Britishness since 1870
What does it mean to be British? It is now recognized that being British is not innate, static or permanent, but that national identities within Britain are constantly constructed and reconstructed. Britishness since 1870 examines this definition and redefinition of the British national identity since the 1870s.
Paul Ward argues that British national identity is a resilient force, and looks at how Britishness has adapted to changing circumstances.
Taking a thematic approach, Britishness since 1870 examines the forces that have contributed to a sense of Britishness, and considers how Britishness has been mediated by other identities such as class, gender, region, ethnicity and the sense of belonging to England, Scotland, Wales and Ireland.
Results 1-5 of 31
the monarchy in Britain. William H. Kuhn has usefully criticised Cannadine's
approach, pointing out the wider involvement than a narrow range of elite figures
in the invention of tradition. He points out that more Liberals than Conservatives ...
Virginia Woolf in the late 1930s described the family life of Britain's monarchy as
a 'domestic paradise', and if family life could be represented as so fulfilling then
so could belonging to the national family.48 Overcoming divisions: nation, ...
... of politics in Britain, but it has never been a very strong growth. In the 1870s the
absence from public life of Queen Victoria, who remained in extended mourning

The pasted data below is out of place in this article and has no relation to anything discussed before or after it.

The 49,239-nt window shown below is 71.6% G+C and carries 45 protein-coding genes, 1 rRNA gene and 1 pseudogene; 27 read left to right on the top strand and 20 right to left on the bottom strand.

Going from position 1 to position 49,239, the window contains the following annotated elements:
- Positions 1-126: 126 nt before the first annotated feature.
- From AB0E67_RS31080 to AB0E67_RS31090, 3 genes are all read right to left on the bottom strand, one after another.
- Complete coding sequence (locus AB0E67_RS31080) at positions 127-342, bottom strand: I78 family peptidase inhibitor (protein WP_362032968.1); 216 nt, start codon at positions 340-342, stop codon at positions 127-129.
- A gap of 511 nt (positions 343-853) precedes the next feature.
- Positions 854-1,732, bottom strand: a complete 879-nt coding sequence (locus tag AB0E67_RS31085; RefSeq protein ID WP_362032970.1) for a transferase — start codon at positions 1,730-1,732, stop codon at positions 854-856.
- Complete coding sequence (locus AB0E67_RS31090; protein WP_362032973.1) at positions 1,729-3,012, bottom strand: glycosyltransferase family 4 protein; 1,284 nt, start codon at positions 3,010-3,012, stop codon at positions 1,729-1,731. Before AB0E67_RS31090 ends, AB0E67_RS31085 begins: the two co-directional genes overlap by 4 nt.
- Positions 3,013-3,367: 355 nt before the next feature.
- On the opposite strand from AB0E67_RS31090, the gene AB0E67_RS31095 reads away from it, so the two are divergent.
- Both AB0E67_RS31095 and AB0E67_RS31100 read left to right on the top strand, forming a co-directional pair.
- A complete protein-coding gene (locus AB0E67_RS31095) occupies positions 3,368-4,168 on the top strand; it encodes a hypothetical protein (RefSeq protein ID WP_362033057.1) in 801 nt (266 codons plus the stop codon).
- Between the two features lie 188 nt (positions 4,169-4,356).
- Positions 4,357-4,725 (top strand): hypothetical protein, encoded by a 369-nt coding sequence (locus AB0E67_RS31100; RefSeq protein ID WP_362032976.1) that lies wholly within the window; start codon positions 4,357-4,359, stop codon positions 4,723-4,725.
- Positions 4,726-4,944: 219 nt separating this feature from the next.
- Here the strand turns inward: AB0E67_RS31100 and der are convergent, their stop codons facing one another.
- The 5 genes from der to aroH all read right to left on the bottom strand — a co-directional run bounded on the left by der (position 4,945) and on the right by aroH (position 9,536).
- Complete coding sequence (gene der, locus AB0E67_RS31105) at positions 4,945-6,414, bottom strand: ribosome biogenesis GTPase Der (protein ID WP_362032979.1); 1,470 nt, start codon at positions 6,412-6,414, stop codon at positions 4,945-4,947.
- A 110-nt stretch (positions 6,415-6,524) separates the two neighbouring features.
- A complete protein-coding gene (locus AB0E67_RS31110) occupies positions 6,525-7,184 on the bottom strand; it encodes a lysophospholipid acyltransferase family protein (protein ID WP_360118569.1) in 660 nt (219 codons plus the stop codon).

for Albert, did allow criticism of monarchy to emerge briefly into the limelight.
In the wake of the Suez reverse, if not necessarily because of it, Britain
decolonised in earnest. Between 1960 and 1964 numerous independent African
nations were created from Britain's former empire. By the end of the decade,
Britain had ...
... This chapter therefore seeks to examine the intersections between gender and
national identities in Britain since 1870. It does so by examining the gendered
nature of the nation, but also of the roles assigned to men and women within it.
What people are saying - Write a review
The First World War
Between the wars
British Fascism and Communism
Patriotism and politics in the peoples war
The politics of European identity
A new way of being British ethnicity and Britishness
Continuities and varieties before 1945
Women in Ireland Scotland and Wales
The impact of the Great War
Gender and Britishness in the Second World War
Gender race and home in postwar Britain
Rural urban and regional Britishness
Finding the core of the nation
Sport nation and Empire
Sport and nation in Scotland Wales and Ireland
Regional and local identities in British sport
Race sport and identity
Going on holiday
Resisting the Americanisation of culture
Politicians parties and national identity
The Second World War and the national community
Numbers and the other in affluent Britain
the politics of exclusion
Black and Asian identities in the UK
Holding together or pulling apart?
Ireland and Northern Ireland
The end of Britain?